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REDRESS calls on UK government to initiate investigation into five Rwandan genocide suspects living in the UK

London, 3 August 2017 – REDRESS is calling on the Metropolitan Police to initiate a prompt criminal investigation into five Rwandan genocide suspects who have been living in the UK for more than 15 years with a view to determining whether to prosecute them in the UK.

The five men are accused by the Rwandan government of genocide and crimes against humanity committed in Rwanda in 1994, when an estimated 800,000 Rwandans were killed in the space of 100 days.  The charges they face in Rwanda include genocide; conspiring to commit genocide; complicity in genocide and crimes against humanity.

In a letter sent today to the UK Metropolitan Police Counter Terrorism Command - responsible for investigating genocide, war crimes and crimes against humanity – REDRESS asks the Metropolitan Police to take immediate steps to investigate the men, after the High Court ruled on 28 July 2017 that the five men could not be extradited to Rwanda because they would “risk a flagrant denial of a fair trial”, which would be in breach of the UK’s international human rights obligations.

This is the second extradition request by the Rwandan government which has been rejected by UK courts since 2006. The first extradition request was refused on similar grounds.  

In 2009, the High Court rejected a first extradition request of four of the suspects - Emmanuel Nteziryayo, Charles  Munyaneza, Celestin Ugirashebuna and Vincent Brown (or Bajinya) - even though the Court noted then that on the facts before the Court, the individuals had “a case to answer”.

In 2013, the four men were arrested again along with a fifth suspect – Celestin Mutabaruka – following a second extradition request, but a Westminster Magistrates Court rejected their extradition to Rwanda in December 2015. They have been on bail ever since.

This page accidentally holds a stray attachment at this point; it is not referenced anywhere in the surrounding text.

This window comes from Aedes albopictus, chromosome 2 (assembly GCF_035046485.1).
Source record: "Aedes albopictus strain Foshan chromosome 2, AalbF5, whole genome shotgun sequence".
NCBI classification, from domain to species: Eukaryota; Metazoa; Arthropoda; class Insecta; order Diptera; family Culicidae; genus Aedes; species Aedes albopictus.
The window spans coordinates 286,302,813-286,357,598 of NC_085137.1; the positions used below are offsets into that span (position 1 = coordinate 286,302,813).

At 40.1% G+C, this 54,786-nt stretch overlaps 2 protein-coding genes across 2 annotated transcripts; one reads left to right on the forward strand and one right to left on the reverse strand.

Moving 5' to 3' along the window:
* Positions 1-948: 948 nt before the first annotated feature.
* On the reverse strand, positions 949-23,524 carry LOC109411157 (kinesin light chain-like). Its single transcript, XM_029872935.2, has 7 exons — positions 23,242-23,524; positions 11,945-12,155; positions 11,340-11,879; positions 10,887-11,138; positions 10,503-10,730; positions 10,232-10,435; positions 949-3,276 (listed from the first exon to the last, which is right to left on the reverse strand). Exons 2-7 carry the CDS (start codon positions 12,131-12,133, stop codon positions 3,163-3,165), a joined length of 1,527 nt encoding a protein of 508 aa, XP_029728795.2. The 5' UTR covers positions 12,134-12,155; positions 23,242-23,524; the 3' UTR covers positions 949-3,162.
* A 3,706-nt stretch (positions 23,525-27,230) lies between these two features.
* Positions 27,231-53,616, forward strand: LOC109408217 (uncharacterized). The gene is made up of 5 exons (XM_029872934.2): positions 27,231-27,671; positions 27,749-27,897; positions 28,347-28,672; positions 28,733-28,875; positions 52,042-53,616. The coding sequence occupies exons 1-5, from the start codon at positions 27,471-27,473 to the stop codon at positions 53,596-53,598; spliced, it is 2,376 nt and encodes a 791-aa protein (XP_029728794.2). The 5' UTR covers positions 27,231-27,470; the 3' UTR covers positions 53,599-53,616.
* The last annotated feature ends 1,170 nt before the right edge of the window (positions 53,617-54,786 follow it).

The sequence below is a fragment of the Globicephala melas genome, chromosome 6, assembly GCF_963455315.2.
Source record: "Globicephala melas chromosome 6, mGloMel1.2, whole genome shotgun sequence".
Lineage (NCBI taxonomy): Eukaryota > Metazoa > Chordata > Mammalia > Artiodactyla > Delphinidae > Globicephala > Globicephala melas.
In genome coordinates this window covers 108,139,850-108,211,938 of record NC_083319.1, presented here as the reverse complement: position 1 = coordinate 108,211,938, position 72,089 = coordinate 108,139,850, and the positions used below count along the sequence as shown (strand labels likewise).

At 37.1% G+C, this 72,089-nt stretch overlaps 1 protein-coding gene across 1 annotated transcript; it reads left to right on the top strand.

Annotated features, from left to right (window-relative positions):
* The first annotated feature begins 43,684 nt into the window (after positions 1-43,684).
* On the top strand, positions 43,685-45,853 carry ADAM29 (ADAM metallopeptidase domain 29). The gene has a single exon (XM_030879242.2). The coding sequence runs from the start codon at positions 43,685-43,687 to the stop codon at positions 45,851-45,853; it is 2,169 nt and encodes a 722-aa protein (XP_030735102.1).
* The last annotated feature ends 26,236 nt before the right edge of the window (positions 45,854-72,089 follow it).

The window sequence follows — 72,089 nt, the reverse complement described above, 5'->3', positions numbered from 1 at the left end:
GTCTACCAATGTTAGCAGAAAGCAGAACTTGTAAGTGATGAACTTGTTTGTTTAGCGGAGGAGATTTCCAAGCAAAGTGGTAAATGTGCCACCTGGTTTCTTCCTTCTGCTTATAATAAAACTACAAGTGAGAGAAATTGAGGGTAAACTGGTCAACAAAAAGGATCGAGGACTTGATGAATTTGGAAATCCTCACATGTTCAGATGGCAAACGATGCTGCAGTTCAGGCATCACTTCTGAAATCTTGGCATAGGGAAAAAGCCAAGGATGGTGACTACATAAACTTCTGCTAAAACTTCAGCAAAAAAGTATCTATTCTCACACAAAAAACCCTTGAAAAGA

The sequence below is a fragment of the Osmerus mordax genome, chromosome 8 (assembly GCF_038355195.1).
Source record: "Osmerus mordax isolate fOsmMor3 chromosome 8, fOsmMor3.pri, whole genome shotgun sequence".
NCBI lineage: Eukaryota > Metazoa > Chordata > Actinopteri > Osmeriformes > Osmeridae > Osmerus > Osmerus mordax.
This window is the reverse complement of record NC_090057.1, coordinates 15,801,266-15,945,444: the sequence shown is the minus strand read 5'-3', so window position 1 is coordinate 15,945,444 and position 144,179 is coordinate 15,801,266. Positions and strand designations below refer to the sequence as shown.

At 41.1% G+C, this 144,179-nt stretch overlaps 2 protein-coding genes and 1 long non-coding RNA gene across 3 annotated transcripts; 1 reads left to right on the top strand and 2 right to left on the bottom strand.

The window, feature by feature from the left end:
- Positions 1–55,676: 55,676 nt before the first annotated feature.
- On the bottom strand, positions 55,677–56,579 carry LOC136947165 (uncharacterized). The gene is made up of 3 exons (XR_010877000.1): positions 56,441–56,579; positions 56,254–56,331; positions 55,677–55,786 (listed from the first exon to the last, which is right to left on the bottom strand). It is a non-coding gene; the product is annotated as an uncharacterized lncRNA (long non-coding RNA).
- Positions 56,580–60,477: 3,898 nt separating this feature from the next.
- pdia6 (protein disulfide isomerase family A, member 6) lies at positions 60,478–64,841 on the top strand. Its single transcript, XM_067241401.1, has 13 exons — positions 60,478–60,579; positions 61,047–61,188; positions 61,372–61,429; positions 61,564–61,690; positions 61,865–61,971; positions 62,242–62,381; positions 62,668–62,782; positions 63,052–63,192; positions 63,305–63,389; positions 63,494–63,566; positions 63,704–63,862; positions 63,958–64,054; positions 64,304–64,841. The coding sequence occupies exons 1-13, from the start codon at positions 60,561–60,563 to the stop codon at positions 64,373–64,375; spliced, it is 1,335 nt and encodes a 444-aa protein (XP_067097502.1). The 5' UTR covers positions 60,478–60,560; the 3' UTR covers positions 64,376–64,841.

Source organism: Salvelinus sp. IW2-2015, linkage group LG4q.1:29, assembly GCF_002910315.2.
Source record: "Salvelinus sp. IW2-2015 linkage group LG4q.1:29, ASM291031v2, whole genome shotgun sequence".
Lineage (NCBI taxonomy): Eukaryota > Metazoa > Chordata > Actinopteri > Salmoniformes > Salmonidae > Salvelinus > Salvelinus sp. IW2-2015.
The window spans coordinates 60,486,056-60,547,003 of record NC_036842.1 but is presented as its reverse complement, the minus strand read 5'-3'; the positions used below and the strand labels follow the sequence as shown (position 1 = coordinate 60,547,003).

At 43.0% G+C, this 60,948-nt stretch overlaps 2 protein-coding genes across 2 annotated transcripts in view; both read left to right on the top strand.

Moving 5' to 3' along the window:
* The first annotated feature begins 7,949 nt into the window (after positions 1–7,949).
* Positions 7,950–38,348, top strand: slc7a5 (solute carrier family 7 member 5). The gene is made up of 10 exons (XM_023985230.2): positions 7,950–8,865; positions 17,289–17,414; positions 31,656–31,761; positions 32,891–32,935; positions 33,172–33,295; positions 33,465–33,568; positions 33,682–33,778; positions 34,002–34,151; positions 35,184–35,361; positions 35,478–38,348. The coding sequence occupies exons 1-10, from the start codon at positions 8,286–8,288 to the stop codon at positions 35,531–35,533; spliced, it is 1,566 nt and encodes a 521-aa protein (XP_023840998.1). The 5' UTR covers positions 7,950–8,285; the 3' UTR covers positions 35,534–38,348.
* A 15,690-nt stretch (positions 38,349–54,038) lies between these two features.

In its letter to the Metropolitan Police REDRESS notes that the High Court agreed with the findings of the Westminster Magistrates’ Court that there is a prima facie case against each of the individuals, and that therefore sufficient evidence exists to arrest the suspects.

REDRESS also stresses the fact that the UK has jurisdiction over these crimes under the International Criminal Court Act 2001 as the suspects reside in the UK.

After the 2009 ruling, changes were introduced in UK law to facilitate the exercise of jurisdiction by UK courts over genocide, war crimes and crimes against humanity committed abroad since 1991,” said Carla Ferstman, Director of REDRESS. “The changes were made because of the facts of this particular case. Now that it is clear that extradition is not a viable option, it is time for the competent authorities to use the law that exists and proceed to determine whether a UK prosecution is viable.”

As the High Court judges note in their judgment, it would be highly undesirable that Britain would become a haven for genocidaires fleeing trial or seeking impunity,” added Ferstman.

REDRESS notes that several European countries – among them, Belgium, France, Switzerland, Germany, Finland, Norway, Sweden and the Netherlands – have successfully prosecuted perpetrators of the Rwandan genocide under the principle of universal jurisdiction, and several have established specialised war crimes units dedicated to international crimes to respond to the challenges of investigating and prosecuting these crimes.

In its letter to the Metropolitan Police, REDRESS has suggested that standard bail conditions similar to those in place during the extradition proceedings should be imposed while a criminal investigation is underway.

The High Court has given an opportunity to the Rwandan government to present additional information to support their argument that the men can face a fair trial in Rwanda before the decision becomes final. The Rwandan government has until Friday 18 August 2017 to indicate if they want to take this opportunity. If so, detailed submissions must be filed by 8 September 2017.

The High Court judgment from 28 July 2017 can be read here: https://www.judiciary.gov.uk/wp-content/uploads/2017/07/rwanda-v-nteziryayo-and-others-judgment-20170728.pdf

For more information or for an interview, please contact Eva Sanchis, REDRESS Head of Communications, on +44 (0) 207 793 1777 or eva@redress.org.


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